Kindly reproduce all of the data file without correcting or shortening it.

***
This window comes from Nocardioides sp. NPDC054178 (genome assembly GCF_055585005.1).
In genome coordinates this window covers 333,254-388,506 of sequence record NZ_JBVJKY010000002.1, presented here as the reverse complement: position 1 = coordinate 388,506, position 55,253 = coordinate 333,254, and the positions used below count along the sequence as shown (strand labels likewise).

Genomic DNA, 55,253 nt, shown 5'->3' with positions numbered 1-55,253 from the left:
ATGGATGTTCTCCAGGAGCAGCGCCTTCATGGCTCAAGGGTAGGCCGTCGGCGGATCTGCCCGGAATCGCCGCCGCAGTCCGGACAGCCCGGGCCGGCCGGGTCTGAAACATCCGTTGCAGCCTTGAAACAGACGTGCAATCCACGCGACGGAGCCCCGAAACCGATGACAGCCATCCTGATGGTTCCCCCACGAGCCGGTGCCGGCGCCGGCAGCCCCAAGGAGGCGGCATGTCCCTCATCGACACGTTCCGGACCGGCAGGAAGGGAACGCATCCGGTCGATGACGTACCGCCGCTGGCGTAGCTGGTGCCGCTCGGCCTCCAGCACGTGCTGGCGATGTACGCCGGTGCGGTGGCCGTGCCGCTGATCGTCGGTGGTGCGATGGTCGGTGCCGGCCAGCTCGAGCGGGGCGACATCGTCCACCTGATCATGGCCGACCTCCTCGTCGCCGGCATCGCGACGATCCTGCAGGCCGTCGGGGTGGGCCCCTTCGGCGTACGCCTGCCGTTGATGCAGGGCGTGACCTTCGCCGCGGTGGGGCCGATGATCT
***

This window comes from Nocardioides sp. NPDC054178 (genome assembly GCF_055585005.1).
In genome coordinates this window covers 333,254-388,506 of sequence record NZ_JBVJKY010000002.1, presented here as the reverse complement: position 1 = coordinate 388,506, position 55,253 = coordinate 333,254, and the positions used below count along the sequence as shown (strand labels likewise).

Genomic DNA, 55,253 nt, shown 5'->3' with positions numbered 1-55,253 from the left:
ATGGATGTTCTCCAGGAGCAGCGCCTTCATGGCTCAAGGGTAGGCCGTCGGCGGATCTGCCCGGAATCGCCGCCGCAGTCCGGACAGCCCGGGCCGGCCGGGTCTGAAACATCCGTTGCAGCCTTGAAACAGACGTGCAATCCACGCGACGGAGCCCCGAAACCGATGACAGCCATCCTGATGGTTCCCCCACGAGCCGGTGCCGGCGCCGGCAGCCCCAAGGAGGCGGCATGTCCCTCATCGACACGTTCCGGACCGGCAGGAAGGGAACGCATCCGGTCGATGACGTACCGCCGCTGGCGTAGCTGGTGCCGCTCGGCCTCCAGCACGTGCTGGCGATGTACGCCGGTGCGGTGGCCGTGCCGCTGATCGTCGGTGGTGCGATGGTCGGTGCCGGCCAGCTCGAGCGGGGCGACATCGTCCACCTGATCATGGCCGACCTCCTCGTCGCCGGCATCGCGACGATCCTGCAGGCCGTCGGGGTGGGCCCCTTCGGCGTACGCCTGCCGTTGATGCAGGGCGTGACCTTCGCCGCGGTGGGGCCGATGATCT